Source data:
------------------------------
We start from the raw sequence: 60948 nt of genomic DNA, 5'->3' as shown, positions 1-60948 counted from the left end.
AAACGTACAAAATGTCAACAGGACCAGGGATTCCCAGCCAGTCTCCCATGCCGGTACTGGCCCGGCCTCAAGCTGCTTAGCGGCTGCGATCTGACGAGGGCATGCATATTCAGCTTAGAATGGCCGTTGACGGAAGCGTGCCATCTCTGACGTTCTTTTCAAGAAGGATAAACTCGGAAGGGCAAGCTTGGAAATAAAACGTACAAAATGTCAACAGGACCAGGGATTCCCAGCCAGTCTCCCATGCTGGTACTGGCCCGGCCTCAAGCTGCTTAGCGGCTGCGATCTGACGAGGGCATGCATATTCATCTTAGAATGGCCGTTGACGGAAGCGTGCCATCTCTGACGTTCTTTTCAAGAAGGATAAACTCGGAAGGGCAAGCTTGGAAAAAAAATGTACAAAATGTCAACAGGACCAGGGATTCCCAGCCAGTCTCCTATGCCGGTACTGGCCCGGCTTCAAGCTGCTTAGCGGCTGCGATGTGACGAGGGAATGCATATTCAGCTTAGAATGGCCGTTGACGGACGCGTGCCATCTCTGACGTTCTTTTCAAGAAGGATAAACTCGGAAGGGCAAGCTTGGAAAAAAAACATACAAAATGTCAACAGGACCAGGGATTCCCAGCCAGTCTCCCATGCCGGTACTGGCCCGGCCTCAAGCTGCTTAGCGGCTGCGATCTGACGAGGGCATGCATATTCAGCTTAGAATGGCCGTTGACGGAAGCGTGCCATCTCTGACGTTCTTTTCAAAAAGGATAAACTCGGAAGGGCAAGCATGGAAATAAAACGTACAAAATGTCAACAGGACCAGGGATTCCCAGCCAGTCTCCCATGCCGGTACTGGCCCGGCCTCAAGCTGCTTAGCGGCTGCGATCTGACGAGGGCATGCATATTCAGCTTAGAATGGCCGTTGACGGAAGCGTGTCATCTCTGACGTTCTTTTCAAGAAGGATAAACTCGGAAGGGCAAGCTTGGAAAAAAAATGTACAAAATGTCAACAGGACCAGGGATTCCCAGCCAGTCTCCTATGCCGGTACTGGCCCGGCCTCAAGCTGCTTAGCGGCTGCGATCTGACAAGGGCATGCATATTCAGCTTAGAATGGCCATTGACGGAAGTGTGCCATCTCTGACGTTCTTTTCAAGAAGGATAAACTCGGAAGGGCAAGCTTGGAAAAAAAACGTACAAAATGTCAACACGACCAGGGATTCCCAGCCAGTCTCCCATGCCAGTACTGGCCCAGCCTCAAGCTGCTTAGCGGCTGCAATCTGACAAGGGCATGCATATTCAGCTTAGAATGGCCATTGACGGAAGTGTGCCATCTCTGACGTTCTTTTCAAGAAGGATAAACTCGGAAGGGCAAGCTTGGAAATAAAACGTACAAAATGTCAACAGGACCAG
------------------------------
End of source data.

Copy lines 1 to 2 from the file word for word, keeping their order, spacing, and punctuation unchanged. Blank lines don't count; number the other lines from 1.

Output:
We start from the raw sequence: 60948 nt of genomic DNA, 5'->3' as shown, positions 1-60948 counted from the left end.
AAACGTACAAAATGTCAACAGGACCAGGGATTCCCAGCCAGTCTCCCATGCCGGTACTGGCCCGGCCTCAAGCTGCTTAGCGGCTGCGATCTGACGAGGGCATGCATATTCAGCTTAGAATGGCCGTTGACGGAAGCGTGCCATCTCTGACGTTCTTTTCAAGAAGGATAAACTCGGAAGGGCAAGCTTGGAAATAAAACGTACAAAATGTCAACAGGACCAGGGATTCCCAGCCAGTCTCCCATGCTGGTACTGGCCCGGCCTCAAGCTGCTTAGCGGCTGCGATCTGACGAGGGCATGCATATTCATCTTAGAATGGCCGTTGACGGAAGCGTGCCATCTCTGACGTTCTTTTCAAGAAGGATAAACTCGGAAGGGCAAGCTTGGAAAAAAAATGTACAAAATGTCAACAGGACCAGGGATTCCCAGCCAGTCTCCTATGCCGGTACTGGCCCGGCTTCAAGCTGCTTAGCGGCTGCGATGTGACGAGGGAATGCATATTCAGCTTAGAATGGCCGTTGACGGACGCGTGCCATCTCTGACGTTCTTTTCAAGAAGGATAAACTCGGAAGGGCAAGCTTGGAAAAAAAACATACAAAATGTCAACAGGACCAGGGATTCCCAGCCAGTCTCCCATGCCGGTACTGGCCCGGCCTCAAGCTGCTTAGCGGCTGCGATCTGACGAGGGCATGCATATTCAGCTTAGAATGGCCGTTGACGGAAGCGTGCCATCTCTGACGTTCTTTTCAAAAAGGATAAACTCGGAAGGGCAAGCATGGAAATAAAACGTACAAAATGTCAACAGGACCAGGGATTCCCAGCCAGTCTCCCATGCCGGTACTGGCCCGGCCTCAAGCTGCTTAGCGGCTGCGATCTGACGAGGGCATGCATATTCAGCTTAGAATGGCCGTTGACGGAAGCGTGTCATCTCTGACGTTCTTTTCAAGAAGGATAAACTCGGAAGGGCAAGCTTGGAAAAAAAATGTACAAAATGTCAACAGGACCAGGGATTCCCAGCCAGTCTCCTATGCCGGTACTGGCCCGGCCTCAAGCTGCTTAGCGGCTGCGATCTGACAAGGGCATGCATATTCAGCTTAGAATGGCCATTGACGGAAGTGTGCCATCTCTGACGTTCTTTTCAAGAAGGATAAACTCGGAAGGGCAAGCTTGGAAAAAAAACGTACAAAATGTCAACACGACCAGGGATTCCCAGCCAGTCTCCCATGCCAGTACTGGCCCAGCCTCAAGCTGCTTAGCGGCTGCAATCTGACAAGGGCATGCATATTCAGCTTAGAATGGCCATTGACGGAAGTGTGCCATCTCTGACGTTCTTTTCAAGAAGGATAAACTCGGAAGGGCAAGCTTGGAAATAAAACGTACAAAATGTCAACAGGACCAG